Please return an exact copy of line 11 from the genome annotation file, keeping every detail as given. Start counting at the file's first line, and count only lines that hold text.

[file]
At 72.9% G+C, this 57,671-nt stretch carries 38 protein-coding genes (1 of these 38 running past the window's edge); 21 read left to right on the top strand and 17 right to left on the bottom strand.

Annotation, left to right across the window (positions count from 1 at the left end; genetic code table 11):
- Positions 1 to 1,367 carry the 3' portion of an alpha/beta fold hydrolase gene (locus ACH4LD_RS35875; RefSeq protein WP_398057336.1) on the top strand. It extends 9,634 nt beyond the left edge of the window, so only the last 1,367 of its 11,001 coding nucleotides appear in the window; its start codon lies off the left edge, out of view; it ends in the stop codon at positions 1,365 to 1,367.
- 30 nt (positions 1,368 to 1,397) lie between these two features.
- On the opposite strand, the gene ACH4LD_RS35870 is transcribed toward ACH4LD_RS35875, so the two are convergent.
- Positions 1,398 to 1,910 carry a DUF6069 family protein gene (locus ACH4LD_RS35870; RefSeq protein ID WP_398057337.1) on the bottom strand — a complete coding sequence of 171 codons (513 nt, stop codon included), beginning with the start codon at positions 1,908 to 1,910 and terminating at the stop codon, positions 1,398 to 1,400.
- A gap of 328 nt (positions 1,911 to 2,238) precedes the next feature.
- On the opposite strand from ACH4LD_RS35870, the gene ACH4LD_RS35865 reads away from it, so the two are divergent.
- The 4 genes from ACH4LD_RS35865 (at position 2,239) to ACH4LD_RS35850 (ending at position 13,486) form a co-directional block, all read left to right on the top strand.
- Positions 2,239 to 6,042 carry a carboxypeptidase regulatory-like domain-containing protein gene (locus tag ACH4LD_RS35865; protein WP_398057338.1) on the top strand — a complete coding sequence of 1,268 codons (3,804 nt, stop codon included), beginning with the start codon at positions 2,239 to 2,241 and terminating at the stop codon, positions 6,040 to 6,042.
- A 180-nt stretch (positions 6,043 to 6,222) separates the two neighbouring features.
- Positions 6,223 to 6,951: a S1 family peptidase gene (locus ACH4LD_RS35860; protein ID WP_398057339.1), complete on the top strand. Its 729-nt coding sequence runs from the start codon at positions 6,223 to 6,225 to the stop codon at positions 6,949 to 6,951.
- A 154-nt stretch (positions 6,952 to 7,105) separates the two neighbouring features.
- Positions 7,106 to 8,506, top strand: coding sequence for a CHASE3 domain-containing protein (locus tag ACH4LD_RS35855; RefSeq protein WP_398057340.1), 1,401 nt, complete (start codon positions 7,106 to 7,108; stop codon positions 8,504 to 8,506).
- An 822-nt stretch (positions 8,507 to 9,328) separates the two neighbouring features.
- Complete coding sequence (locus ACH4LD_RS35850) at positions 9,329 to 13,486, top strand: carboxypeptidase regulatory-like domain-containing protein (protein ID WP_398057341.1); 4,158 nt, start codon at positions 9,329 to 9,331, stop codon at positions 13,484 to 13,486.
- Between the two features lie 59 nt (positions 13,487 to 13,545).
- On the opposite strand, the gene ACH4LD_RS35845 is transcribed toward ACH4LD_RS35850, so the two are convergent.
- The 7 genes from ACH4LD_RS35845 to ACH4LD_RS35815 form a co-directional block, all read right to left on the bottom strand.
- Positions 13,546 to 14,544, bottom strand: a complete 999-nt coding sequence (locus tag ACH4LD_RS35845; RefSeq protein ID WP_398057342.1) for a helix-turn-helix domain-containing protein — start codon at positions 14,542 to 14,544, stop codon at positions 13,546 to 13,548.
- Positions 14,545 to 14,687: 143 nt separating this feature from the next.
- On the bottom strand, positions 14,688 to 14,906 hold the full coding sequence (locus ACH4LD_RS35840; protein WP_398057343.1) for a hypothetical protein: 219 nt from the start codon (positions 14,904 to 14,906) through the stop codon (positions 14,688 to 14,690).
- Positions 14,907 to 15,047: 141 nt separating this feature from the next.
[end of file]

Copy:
- A 180-nt stretch (positions 6,043 to 6,222) separates the two neighbouring features.